Gualdo Cattaneo is a small town in the heart of the Martani Mountains surrounded by extensive forests and olive groves, as is also reflected in the name of the town itself, which derives from 'Wald"(forest). The town was founded in 975 by Edoardo Cattaneoa vassal of Emperor Otto II of Saxony, who received it as a fief and decided to build a fortress there.
The village, located near Spoleto, was for a long time the object of contention between Foligno and Spoleto, who claimed control over it due to its strategic position on the Tiber valley. After a long period of political instability, it was only in the end, in 1493, that Pope Alexander VI Borgia gave it to Foligno, who decided to enlarge the Rocca until it became the centre of the city. In 1816, after the Restoration, Gualdo Cattaneo returned to the Papal States and became part of the Kingdom of Italy in 1860.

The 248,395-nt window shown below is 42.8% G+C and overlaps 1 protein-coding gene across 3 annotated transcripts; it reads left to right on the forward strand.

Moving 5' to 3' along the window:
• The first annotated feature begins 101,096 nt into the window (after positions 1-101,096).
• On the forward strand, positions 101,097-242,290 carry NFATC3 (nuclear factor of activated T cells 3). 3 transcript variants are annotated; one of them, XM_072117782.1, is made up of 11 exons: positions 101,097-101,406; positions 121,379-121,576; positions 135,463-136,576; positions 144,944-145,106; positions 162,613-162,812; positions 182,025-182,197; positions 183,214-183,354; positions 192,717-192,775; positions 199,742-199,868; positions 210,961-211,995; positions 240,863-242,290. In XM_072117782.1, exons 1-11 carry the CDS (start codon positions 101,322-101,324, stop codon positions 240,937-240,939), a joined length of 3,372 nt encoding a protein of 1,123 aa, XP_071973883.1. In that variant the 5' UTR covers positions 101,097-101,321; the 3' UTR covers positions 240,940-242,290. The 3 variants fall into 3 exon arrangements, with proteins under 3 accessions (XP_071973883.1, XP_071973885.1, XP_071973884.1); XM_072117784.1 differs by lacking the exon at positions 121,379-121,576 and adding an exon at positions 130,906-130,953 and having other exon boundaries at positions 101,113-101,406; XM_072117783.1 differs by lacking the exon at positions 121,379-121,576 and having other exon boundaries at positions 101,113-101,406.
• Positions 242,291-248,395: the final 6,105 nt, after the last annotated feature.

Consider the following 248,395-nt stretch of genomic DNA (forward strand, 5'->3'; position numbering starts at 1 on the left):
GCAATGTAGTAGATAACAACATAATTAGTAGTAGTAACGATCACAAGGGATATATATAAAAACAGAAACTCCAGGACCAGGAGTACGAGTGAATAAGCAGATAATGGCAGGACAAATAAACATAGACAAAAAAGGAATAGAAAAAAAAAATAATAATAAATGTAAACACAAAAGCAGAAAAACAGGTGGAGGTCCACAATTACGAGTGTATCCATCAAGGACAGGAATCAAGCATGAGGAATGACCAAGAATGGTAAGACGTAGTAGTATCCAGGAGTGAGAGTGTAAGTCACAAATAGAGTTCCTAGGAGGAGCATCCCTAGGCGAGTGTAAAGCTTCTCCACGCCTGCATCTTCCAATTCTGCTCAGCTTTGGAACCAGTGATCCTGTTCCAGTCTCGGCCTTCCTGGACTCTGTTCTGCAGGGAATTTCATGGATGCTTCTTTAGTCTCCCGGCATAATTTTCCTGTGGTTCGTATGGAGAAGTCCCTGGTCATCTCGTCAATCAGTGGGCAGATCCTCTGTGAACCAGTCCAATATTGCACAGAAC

The building, built in 975 by Cattaneo, was modified in the 15th century by Pope Alexander VI Borgia to be able to defend against the new weapons and military techniques that had developed in the meantime.
To cope with the powerful artillery strikes, Francesco di Bartolomeo da Pietrasanta in 1594, designed the Rocca with the same defensive system now visible. The mighty fortified building, in fact, has at its apexes three towers communicating with each other and connected to the walls through underground passages that facilitate the control of the Rocca.